We corrected for vignetting in every 2D image using the 2PEF image from a fluorescent plastic slide acquired in the same conditions. We fitted the reference 2D image by a parabolic surface, and divided the raw SHG and 2PEF images by the normalized parabolic profile.
The contrast of sparse and thin collagen fibers decreases dramatically in a few tenths of microns when penetrating within biological tissues. Correction for the depth attenuation is therefore impeded by the SNR deterioration of the SHG signal and is not relevant for collagen scoring. For practical purposes, we only corrected our images for 3D visualizations, and we used the same correction as for endogenous 2PEF signals, considering that attenuation depths are mainly determined by the excitation attenuation and are comparable for 2PEF and SHG signals. We readily determined an average depth profile of the 2PEF signal in our samples, because these signals are uniformly distributed within the cortical tissue [see Fig. 3(a)] compared to sparse SHG signals. We obtained an exponential attenuation as previously reported , and divided the SHG and 2PEF stacks by the normalized exponential profile. SHG data were usually undercorrected to preserve a reasonable SNR within the tissue, which amounted to underestimate the contributions from collagen fibers deep within the tissue.
3.3 Noise sources and corrections
The main source of noise in our SHG images is optical noise due to ambient stray light in the detector compartment and to fluorescence bleed through. The latter point is due to the blue edge of fluorescence passing through the interferential filter used on the SHG channel, as depicted in Fig. 2(e). This fluorescence background represents a small fraction K of the 2PEF images in a region with no collagen fibers. We also determined this ratio from the spectral transmittance of the SHG and 2PEF channels and the multiphoton spectra acquired on the descanned channel [see Fig. 2(e)]: we calculated the percentage of SHG and 2PEF signals on both channels, and obtained the K factor through matrix inversion. Both methods provided consistent results and we applied the correction schematized in Fig. 4 to the SHG images to remove the optical background: (SHG)corrected = (SHG)raw – C – (2PEF)raw/K, where C=0.02 reads for the ambient stray light (and for the dark counts in the detector, see below), and K=60.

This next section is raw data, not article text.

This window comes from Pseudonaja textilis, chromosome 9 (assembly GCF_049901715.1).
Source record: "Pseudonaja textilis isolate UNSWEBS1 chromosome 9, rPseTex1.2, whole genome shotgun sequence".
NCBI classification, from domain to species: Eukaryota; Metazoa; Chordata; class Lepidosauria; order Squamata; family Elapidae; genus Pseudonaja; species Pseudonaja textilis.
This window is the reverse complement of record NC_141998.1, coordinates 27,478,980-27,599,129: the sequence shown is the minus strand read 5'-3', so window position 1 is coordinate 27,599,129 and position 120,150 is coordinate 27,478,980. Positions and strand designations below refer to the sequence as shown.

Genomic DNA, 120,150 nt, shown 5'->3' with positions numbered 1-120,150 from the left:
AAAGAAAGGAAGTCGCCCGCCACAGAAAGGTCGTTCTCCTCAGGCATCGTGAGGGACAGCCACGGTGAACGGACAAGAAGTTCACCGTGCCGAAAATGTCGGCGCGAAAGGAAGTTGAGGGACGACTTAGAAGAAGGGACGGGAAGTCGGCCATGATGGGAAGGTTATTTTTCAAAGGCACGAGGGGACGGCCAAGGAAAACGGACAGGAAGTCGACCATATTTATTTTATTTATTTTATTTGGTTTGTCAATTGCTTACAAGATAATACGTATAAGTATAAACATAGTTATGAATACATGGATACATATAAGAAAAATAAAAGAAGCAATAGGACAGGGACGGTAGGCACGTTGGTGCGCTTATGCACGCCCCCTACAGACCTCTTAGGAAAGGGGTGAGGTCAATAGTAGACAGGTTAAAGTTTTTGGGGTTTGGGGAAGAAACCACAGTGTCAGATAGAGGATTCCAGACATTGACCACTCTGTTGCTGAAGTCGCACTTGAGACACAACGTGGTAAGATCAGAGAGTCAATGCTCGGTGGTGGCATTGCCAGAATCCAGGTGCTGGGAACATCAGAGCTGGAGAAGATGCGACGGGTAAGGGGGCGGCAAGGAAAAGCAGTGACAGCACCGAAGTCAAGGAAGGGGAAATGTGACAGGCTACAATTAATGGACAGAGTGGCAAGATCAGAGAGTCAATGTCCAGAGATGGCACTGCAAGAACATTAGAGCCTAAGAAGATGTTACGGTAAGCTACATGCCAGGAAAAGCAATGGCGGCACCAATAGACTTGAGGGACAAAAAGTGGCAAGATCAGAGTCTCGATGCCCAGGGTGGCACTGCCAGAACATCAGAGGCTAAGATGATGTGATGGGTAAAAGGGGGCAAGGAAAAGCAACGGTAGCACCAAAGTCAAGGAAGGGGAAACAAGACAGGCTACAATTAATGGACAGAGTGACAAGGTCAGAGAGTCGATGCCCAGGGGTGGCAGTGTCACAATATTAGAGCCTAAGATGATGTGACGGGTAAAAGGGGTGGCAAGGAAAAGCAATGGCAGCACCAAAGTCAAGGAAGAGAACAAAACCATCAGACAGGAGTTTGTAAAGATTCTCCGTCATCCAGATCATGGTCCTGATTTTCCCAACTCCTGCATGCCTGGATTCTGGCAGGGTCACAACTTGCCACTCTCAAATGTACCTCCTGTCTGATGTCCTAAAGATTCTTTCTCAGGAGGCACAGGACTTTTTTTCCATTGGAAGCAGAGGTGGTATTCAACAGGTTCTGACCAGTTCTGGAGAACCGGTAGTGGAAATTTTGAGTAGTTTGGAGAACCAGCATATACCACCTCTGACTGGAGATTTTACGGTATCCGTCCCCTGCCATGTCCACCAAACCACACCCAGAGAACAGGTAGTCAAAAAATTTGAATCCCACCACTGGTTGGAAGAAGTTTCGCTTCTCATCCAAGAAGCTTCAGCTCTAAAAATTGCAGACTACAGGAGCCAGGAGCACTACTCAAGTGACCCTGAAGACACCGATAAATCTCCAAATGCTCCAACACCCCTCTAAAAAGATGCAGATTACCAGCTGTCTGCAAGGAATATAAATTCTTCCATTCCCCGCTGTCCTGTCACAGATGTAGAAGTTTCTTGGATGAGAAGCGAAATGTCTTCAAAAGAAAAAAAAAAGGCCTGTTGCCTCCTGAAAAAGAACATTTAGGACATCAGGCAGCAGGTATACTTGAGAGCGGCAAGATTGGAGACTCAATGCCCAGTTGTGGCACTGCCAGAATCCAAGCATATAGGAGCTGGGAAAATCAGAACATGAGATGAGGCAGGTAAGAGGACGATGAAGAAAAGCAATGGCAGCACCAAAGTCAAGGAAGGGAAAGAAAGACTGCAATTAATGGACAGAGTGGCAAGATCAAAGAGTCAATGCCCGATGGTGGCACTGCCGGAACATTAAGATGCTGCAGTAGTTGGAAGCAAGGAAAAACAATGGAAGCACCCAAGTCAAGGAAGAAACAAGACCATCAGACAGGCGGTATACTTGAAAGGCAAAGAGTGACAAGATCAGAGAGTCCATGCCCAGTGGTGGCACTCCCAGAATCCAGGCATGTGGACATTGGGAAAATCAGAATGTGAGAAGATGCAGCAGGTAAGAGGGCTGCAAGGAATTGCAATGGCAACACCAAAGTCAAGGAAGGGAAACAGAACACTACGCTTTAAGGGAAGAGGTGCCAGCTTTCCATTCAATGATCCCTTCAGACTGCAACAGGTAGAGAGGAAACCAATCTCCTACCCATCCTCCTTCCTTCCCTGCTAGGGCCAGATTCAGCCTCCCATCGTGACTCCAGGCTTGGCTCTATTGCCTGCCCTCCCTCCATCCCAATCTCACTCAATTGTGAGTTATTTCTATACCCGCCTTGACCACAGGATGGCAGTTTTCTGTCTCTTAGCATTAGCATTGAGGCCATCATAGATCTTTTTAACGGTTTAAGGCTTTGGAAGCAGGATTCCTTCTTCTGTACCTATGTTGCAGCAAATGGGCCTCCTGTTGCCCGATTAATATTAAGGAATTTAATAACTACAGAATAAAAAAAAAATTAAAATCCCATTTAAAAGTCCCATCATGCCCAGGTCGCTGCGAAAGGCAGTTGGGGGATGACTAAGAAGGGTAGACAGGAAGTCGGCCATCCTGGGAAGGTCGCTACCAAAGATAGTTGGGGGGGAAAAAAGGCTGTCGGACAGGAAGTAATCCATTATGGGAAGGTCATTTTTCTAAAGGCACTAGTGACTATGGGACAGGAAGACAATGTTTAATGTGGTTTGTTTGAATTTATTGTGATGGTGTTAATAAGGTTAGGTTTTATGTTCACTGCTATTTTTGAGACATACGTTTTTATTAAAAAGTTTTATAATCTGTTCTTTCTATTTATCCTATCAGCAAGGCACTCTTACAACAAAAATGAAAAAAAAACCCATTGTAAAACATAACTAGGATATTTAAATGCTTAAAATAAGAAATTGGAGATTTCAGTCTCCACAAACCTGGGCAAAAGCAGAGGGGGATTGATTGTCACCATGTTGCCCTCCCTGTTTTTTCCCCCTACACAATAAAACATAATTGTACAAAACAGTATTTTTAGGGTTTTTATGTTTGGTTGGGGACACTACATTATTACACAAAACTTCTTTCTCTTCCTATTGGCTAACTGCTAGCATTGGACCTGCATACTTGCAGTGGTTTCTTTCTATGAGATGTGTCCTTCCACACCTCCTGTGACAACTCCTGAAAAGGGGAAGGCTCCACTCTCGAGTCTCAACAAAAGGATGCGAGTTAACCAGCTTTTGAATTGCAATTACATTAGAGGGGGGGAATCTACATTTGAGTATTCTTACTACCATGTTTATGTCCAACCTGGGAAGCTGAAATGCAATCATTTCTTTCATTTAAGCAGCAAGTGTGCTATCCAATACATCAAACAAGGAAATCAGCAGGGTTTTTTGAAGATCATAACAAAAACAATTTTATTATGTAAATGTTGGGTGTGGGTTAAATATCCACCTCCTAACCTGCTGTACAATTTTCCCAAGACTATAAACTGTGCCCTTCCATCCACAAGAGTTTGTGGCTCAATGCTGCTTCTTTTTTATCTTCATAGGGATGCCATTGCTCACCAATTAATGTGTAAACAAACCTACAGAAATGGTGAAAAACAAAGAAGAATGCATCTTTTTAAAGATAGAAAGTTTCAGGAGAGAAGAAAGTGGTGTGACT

The background in SHG images also arises from shot noise. We used photon counting photomultiplier tubes (Electron tubes, UK) with typically 20–100 dark counts per second. Shot noise scales as the square root of the number of detected photons, including fluorescence background. Although much smaller than the SHG signals from fibers, shot noise is present in the whole image whereas only small fibrotic areas exhibit significant SHG in our samples. It is therefore necessary to correct for this noise in order to improve the sensitivity of SHG measurements in heterogeneous fibrotic samples. For that purpose, we spatially filtered the SHG image using 3×3 blurring and set a threshold as low as possible to obtain a mask. This procedure enhanced the contrast from extended structures containing low spatial frequencies such as fibers. We then applied this mask to the SHG image to remove the pixels with non significant SHG signal (see Fig. 4). The value of the threshold was kept constant for all images acquired in the same conditions, and for all depths within the tissue.
Figure 5 shows a corrected multiphoton image of a mouse fibrotic kidney, using the image processing summarized in Fig. 4. Sequential 2PEF and SHG z-stacks of 270 × 270 × 40 μm3 were acquired simultaneously in the cortical region of a coronal section, with 0.8 × 0.8 × 5 μm3 voxel size. We corrected the 2PEF images for vignetting and the SHG images for vignetting and noise, and we obtained large images of 2300 × 4600 × 40 μm3.
The detected SHG signal results from the coherent summation of the second harmonic fields radiated in the backward direction by all the collagen molecules within the focal volume (0.4 × 0.4 × 1.6 μm3 near the sample surface) [5, 27, 29–31]. However, collagen distribution is highly heterogeneous at this micrometer scale: the diameter of the collagen fibrils and fibers ranges from a few tenth of nm to a few μm, with variable molecular density and polarity within these structures . Moreover, the collection efficiency of the SHG signal depends on the optical properties of the tissue, because scattering redirects a fraction of forward-emitted light towards the detector. Consequently, quantitative measurements of collagen by use of SHG microscopy are highly complex unless studying model systems with a well-known and homogenous distribution of collagen molecules. We therefore use a phenomenological approach to study biological tissues, and propose three different scores to probe the collagen distribution.
The first score is determined as the volume density of pixels exhibiting a significant SHG signal: D=[SSHG > threshold]. It corresponds to the area of the mask used to remove the noise in a z-stack (D image in Fig. 4). The second score is determined as the average value of the SHG signal in the corrected SHG image (S image in Fig. 4): S = <SSHG-corrected>. The third score is determined as the average value of the corrected SHG signal in regions exhibiting significant SHG signals. It is obtained as the ratio of the two other scores: SF=S/D.